Fury over the now-notorious Internet censorship practices of countries like China--and the willingness of American firms, at times, to do their bidding--may have quieted somewhat after a fiesty daylong congressional hearing last winter, but the U.S. government is preparing a renewed spotlight on the issue.
On January 30, the State Department plans to hold an afternoon conference exploring the topic at its Washington D.C. headquarters, Ambassador David Gross, who coordinates international telecommunications and information policy for the government, said Tuesday.
The goal of the event is to drum up ways to "preserve the Internet as being a conduit for the free flow of information," Gross said.
The agency is just starting to finalize its plans and has not yet issued invitations, but it hopes representatives from Internet companies, non-governmental organizations and academia will participate, Gross added.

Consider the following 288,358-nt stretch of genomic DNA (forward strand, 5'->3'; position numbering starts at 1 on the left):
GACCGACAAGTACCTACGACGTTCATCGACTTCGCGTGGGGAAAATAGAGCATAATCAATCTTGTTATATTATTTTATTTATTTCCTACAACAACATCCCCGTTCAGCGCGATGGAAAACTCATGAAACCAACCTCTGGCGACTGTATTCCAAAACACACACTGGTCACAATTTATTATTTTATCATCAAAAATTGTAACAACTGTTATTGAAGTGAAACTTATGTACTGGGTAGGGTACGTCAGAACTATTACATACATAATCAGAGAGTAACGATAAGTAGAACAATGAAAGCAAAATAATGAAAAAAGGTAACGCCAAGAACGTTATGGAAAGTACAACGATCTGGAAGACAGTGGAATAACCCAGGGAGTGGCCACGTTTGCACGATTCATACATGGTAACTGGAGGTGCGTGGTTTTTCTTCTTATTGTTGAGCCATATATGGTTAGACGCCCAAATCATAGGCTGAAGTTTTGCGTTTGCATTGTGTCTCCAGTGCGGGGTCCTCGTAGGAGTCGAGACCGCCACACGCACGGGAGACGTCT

The State Department first attempted to draw heightened attention to concerns about other countries' online censorship practices last February, when Secretary of State Condoleeza Rice announced the formation of a Global Internet Freedom Task Force to "consider foreign policy aspects of Internet freedom."
A bill recently reintroduced by Rep. Christopher Smith, a New Jersey Republican, would further elevate the department's role, establishing a permanent Office of Global Internet Freedom within the agency that would be charged with designating a list of "Internet-restricting countries" each year. That list, in turn, would be used to back efforts to restrict American firms doing business in those locales.